Once at the airport I’m nearly in tears and those TSA officers can either make or break me. Will they ask for paperwork on Hayden as I patiently wait for them to dissect my ID? Will one of my kids suddenly disown me and pretend like I’m not their Mom? Will Harper pack another jar of peanut butter and sneak it through security? Will I be able to contain Hayden until we get through? He is running under the line separators right now while the TSA officer asks me which one is Hayden, I point and smile. We are admitted though. Thank God. We pile our belongings on the security table and I try to explain to Hayden that he gets to talk through the thing that can see through him, it can see his very bones! I’m not sure this is true, but it grabs his attention for a moment while he walks through. It beeps on me, of course, although I’m wearing nothing more than a dress and tennis shoes. Hayden has to walk back through with me, much to the security officers annoyance. I laugh and say “We are like one person, party of one!” He does not get my joke because he is a man and not a Mom. We are also admitted through and I explain to all three of myselves that we have to run. So. I put Hayden on top of my suitcase, straddling the handle, and run-walk with my other two lagging behind, forgetting to double check the gate number. They have changed it at the last minute, sending us, running again, to another gate that is now boarding. By the time I get to the line, family boarding has already ended and now I have to cut everyone like I did on the interstate with my blinker except it’s way more embarrassing at this speed. We haven’t even boarded the plane and I feel like it should be bedtime. Why is this so hard?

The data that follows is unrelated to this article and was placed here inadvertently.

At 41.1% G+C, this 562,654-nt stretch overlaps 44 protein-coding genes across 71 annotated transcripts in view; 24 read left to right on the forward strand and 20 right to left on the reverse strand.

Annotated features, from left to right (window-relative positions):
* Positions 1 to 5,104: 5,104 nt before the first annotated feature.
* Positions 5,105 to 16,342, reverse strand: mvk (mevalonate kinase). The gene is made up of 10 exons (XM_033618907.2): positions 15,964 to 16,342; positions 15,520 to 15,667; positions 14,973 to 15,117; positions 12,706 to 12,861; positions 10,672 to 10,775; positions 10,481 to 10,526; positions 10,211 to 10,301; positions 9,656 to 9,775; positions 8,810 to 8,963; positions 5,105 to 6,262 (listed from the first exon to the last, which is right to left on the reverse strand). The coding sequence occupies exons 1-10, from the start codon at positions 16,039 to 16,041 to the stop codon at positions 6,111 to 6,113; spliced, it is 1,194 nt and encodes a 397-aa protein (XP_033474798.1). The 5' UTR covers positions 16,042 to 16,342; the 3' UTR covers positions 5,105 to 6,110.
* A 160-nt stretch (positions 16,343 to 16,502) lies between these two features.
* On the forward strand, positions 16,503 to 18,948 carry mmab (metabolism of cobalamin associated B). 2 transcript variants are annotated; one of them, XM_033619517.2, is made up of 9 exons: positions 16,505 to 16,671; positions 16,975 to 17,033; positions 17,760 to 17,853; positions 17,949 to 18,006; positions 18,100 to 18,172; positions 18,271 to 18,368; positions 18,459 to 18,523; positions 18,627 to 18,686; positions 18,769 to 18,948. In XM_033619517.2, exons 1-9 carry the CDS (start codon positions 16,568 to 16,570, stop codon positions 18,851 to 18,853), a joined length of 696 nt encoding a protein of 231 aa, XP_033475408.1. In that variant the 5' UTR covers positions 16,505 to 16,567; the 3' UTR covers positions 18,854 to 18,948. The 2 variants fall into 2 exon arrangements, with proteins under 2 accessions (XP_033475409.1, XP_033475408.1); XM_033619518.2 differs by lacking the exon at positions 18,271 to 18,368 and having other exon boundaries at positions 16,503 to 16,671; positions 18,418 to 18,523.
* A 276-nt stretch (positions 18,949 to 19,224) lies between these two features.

Because it is. And don’t you tell me that I’ll miss it. I will not miss this part. Ok, Ok, Ok. When do I get to the part where I have learned a lot and I get to look back on this particular story and laugh?
Well, quickly, a few years later in another airport, we stood somewhat quietly behind a lady consoling her three year old granddaughter. She kept trying to wheel her bag at the same time as hold her little hand. We all know how slowly a three year old can walk when they don’t want to go anywhere, it was brutal to watch and Hayden was having a particularly good listening day. So, instead of being buried in traveling with myselves, I got to help. I smiled at the lady and I said “I have one of those.” Pointing to Hayden who was happily running his toy car along the ribbon to separate security lines. The lady smiled and told me this was her first trip with her grand-daughter and she was nervous. I showed her how to stick her child on top of the suitcase and wheel her around like it’s a ride but it really just gets everyone “there” faster. She was so grateful and I saw her later in the same position with a smiling toddler riding through the crowds.
Wow. Just Wow. Who am I to be giving anyone tips?
A mom who has been there three times.
A mom who vows to travel with Her kids and enjoy it.
A mom who refused to let the flames of sanctification burn her through.
A mom who instead, chooses to let the flames refine her experience and share them with the world. It can be rough, but look how far we came. I may even spy the tiniest particle of gold.
If you can relate, shoot me an email. I have LOVED hearing from many of you!
Thanks for reading,